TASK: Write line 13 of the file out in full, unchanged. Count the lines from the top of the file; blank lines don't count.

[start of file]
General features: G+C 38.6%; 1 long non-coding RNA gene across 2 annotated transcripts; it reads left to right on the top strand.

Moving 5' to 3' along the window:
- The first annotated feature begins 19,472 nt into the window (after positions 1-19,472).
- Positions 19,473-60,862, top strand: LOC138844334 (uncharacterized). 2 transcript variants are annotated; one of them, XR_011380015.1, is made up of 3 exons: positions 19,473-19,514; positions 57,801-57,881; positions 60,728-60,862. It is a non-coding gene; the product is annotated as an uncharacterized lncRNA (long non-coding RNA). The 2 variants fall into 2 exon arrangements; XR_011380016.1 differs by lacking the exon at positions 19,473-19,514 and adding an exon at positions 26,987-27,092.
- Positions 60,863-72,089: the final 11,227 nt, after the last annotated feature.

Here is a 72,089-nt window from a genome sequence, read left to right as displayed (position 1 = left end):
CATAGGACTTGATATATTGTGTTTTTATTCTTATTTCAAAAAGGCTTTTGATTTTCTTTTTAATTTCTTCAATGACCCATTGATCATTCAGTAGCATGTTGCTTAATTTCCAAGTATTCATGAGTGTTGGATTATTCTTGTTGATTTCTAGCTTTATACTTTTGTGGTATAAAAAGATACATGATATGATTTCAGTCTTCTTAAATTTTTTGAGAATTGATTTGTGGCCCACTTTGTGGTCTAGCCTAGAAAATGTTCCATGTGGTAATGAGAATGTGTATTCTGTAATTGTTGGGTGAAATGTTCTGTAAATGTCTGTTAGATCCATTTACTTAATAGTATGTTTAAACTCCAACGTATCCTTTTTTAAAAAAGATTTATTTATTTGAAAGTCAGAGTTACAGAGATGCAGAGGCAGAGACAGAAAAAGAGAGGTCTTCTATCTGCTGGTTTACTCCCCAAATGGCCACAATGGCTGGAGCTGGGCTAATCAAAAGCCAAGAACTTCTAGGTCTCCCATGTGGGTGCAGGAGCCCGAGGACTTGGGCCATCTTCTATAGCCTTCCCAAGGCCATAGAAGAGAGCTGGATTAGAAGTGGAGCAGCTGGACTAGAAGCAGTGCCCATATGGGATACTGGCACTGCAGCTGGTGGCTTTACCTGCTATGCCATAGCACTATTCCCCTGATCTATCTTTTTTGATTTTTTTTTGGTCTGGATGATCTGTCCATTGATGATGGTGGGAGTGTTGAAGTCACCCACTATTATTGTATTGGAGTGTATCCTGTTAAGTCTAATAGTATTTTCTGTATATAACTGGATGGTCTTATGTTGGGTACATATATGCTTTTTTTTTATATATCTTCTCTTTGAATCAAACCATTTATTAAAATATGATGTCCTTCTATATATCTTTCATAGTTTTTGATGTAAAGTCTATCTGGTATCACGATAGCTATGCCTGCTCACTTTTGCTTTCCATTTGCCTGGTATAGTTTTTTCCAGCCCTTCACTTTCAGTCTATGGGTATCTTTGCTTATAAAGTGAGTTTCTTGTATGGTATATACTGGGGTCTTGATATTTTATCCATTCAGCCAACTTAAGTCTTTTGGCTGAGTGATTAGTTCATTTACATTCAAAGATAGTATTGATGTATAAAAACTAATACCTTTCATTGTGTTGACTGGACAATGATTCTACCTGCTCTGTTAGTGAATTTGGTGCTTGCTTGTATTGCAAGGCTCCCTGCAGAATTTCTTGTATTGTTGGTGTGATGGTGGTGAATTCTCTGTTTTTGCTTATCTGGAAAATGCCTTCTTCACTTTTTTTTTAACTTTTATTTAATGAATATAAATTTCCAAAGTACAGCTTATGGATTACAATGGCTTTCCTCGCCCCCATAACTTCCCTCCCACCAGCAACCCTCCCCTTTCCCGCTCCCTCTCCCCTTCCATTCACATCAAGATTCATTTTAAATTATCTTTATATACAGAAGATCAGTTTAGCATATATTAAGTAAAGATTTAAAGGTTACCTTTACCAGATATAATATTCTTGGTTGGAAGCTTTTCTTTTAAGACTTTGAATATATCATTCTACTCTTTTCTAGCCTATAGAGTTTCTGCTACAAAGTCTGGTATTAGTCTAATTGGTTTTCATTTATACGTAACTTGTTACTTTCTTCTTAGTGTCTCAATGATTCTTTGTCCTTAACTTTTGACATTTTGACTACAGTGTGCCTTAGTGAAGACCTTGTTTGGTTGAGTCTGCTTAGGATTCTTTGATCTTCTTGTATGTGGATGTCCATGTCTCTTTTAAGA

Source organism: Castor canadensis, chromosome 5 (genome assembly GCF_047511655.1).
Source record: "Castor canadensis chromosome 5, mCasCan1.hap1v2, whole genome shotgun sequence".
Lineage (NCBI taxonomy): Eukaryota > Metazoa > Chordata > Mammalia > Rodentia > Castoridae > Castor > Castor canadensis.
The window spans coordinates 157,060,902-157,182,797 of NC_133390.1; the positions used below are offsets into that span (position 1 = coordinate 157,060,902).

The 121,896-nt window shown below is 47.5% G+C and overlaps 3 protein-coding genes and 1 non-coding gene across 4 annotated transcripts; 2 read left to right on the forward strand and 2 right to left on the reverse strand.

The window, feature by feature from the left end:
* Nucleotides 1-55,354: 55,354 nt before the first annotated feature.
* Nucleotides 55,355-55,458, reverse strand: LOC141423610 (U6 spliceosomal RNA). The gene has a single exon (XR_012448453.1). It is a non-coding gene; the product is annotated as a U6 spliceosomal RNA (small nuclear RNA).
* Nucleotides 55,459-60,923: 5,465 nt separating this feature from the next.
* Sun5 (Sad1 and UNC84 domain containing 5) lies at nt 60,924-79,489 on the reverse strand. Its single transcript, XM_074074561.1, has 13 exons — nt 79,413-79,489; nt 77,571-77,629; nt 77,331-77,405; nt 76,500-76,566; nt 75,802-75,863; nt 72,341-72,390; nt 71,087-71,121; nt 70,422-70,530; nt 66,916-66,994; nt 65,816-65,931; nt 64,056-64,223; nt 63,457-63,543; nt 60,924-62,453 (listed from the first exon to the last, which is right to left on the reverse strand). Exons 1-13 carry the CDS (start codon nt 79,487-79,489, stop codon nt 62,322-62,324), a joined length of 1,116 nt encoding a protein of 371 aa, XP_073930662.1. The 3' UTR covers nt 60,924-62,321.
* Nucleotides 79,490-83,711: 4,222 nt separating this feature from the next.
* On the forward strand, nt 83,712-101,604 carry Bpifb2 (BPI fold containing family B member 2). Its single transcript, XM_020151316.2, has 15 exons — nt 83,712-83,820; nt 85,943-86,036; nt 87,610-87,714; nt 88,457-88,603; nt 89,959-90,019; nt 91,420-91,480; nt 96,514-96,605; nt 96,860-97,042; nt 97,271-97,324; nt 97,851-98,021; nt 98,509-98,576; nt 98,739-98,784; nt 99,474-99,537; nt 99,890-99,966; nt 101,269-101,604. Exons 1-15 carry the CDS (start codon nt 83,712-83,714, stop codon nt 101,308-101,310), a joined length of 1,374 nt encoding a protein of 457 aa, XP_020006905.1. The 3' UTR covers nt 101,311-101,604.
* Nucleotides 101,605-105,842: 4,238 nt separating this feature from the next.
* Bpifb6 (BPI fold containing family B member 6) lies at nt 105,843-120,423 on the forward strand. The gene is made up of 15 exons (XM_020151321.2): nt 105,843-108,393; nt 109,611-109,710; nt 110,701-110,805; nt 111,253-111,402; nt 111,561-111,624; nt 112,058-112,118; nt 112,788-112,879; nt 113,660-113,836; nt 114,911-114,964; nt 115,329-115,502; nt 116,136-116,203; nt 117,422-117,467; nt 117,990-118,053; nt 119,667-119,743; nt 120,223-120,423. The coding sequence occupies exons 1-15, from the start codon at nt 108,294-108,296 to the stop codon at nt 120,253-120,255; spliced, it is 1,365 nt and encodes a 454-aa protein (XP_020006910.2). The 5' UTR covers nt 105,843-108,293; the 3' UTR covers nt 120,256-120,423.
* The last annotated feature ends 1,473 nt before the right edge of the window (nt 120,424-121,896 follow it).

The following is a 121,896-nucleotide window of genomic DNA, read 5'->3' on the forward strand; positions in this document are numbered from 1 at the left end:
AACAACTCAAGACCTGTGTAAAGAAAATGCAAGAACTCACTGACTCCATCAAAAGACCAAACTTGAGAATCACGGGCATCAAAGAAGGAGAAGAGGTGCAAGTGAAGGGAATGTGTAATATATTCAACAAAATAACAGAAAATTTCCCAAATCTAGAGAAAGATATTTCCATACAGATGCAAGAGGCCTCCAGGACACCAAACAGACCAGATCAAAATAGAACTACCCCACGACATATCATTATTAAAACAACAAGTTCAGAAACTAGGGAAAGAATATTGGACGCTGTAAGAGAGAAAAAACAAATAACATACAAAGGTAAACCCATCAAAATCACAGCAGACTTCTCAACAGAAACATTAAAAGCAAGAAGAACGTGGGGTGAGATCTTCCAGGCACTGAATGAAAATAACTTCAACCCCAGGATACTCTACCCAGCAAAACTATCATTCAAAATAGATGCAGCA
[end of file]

The window, feature by feature from the left end: